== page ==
10 Home Improvement Projects That Pay Off For Sellers (and the ones that don’t)

Forbes.com | Updated: May 31, 2023


Improving your home through renovations is an excellent, and sometimes necessary, way to make your house feel like home. Choosing to add a master suite addition instead of rebuilding the bathroom usually comes down to personal preference. However, the game changes when you’re planning to sell your home. Saving money on renovation work and controlling the cost of selling becomes crucial to getting the most out of your investment.

Much talk centers around a seller’s return on investment, and the ROI percentages vary depending on who’s doing the estimating. Some home improvement projects produce excellent ROI values, while some are just ways to spend money. The best investments when getting your home on the market provide strong returns along with big-impact selling points.

1. Don’t Put on an Addition

A good rule of thumb when searching for high ROI values is to avoid big-ticket reconstruction projects. The cost of home additions or major remodels is almost never worth it in dollars in the end. With ROIs averaging around 45% for a master suite addition, save the project for your forever home. Additions and major remodeling projects are excellent for improving the comfort and utility of a house but aren’t great at producing monetary returns.

Do Paint the Walls

Instead of spending loads of money and months of work moving walls and building a home addition, grab a paintbrush. Painting is the least expensive and most effective way to make a good impression. Repairing holes in the walls and painting the interior with neutral colors doesn’t add a lot of monetary value, but it doesn’t cost much either. Expect ROI values of over 105% for interior painting and 80% for the exterior.

2. Don’t Reconstruct the Foyer

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Similar to other big-ticket remodels, some small remodels don’t fare well on ROI value either. Specialty remodels such as creating a mudroom or adding a grand foyer may look nice to some, but turn some buyers off. Many buyers have visions of what an entryway should be, and it’s hard to guess what they’re thinking. Mudrooms and entry remodels will return less than 60% of your investment.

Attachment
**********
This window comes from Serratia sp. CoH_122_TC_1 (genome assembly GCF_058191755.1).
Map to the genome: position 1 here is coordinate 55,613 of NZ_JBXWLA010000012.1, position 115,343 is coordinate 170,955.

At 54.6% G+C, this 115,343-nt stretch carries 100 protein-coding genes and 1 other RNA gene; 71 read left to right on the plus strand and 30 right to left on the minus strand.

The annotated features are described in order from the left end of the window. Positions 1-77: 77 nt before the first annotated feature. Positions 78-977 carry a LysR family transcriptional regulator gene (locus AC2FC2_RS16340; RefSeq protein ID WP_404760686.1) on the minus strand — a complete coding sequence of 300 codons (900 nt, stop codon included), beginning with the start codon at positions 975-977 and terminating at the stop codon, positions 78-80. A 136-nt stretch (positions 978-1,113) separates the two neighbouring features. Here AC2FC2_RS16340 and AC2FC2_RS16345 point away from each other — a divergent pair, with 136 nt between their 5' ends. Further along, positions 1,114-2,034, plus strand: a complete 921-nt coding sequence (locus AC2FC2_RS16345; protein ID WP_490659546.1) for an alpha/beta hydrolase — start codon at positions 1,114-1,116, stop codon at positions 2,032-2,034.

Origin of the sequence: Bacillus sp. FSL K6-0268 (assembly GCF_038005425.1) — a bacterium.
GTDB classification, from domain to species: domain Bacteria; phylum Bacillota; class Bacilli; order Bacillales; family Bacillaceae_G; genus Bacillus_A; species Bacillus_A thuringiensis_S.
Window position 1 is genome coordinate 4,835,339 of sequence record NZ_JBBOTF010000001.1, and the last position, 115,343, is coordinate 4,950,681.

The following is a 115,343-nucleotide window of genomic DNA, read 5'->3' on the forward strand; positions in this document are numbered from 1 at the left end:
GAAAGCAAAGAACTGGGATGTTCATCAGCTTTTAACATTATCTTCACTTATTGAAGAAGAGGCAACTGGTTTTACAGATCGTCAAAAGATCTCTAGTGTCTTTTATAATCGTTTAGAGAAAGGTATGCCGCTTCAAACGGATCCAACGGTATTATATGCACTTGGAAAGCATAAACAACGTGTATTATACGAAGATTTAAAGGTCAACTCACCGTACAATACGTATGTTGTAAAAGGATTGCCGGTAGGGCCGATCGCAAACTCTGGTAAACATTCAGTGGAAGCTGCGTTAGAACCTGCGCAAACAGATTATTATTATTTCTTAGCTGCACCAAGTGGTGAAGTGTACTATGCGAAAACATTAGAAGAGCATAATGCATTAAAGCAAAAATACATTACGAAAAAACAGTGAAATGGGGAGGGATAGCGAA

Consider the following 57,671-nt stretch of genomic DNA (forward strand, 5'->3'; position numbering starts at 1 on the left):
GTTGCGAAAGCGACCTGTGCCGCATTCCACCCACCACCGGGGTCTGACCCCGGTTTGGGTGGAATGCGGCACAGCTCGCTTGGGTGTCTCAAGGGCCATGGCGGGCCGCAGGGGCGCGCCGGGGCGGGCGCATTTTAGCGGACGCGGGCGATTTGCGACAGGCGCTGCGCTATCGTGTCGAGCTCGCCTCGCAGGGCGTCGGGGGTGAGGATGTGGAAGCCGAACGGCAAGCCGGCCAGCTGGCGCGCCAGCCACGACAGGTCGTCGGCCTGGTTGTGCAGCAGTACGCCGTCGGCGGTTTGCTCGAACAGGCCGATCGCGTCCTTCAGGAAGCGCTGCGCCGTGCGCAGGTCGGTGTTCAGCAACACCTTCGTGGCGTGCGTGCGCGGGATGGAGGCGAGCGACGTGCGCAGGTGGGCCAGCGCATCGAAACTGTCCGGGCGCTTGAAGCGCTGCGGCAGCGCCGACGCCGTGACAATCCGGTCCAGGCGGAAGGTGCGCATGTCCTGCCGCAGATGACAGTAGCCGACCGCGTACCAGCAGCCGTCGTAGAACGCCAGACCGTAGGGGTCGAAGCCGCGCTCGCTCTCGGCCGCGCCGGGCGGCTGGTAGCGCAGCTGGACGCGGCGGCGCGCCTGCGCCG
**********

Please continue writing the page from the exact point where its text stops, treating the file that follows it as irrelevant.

Do Replace the Front Door

On the other hand, the entrances to your home can be significantly enhanced by replacing the doors or windows. Garage door replacement can fetch returns of 95% of the cost at selling time. Window replacement ROI often depends on the climate in your location. Cold weather areas see greater returns of up to 70%, while moderate temperature locales realize less return.

Front door replacement is another ROI winner. Sellers with new front doors can see returns of 80% or more. If you have the time and patience to strip and refinish an older, but solid, front door, you could do even better.

3. Don’t Remodel the Kitchen

As fantastic and functional as a perfectly outfitted chef’s kitchen can be, remodeling one with ROI in mind comes up a few ingredients short. Due to the necessity of moving mechanical systems during remodeling, kitchen renovations are pricey. Worse, your return on investment could be as low as 55%.

Do Update Fixtures

If your kitchen needs help before selling, focus on the little details. Cheap renovations often go a long way toward increasing your home’s value without breaking the bank. Instead of remodeling a worn-out kitchen, spend no more than $350 to replace the faucet and a few hundred to replace the lights. Your best bet is to look for relatively inexpensive, but attractive, items while avoiding extravagance.

4. Don’t Rebuild the Bathrooms

Everybody loves a brand new bathroom. New bathrooms don’t help at selling time, though. Bathroom remodeling suffers the same troubles as kitchen remodels, with ROI values in the 55% range.

Do Update Faucets and Lighting

Similar to your kitchen, spend a few dollars on updating the plumbing and lighting fixtures. Avoid demolition and replacement of tile work, but replacing moldy-looking tile grout helps. And, don’t forget the paint.

5. Don’t Install a Pool

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Many potential buyers simply scroll past home listings with inground pools. Especially in colder climate areas, trying to sell someone a long list of pool maintenance chores is a daunting task. Besides ROI values that hover around 50%, buyers looking for a functional backyard will look the other way. Like other big-ticket renovations, build your pool when you’ve found your forever home.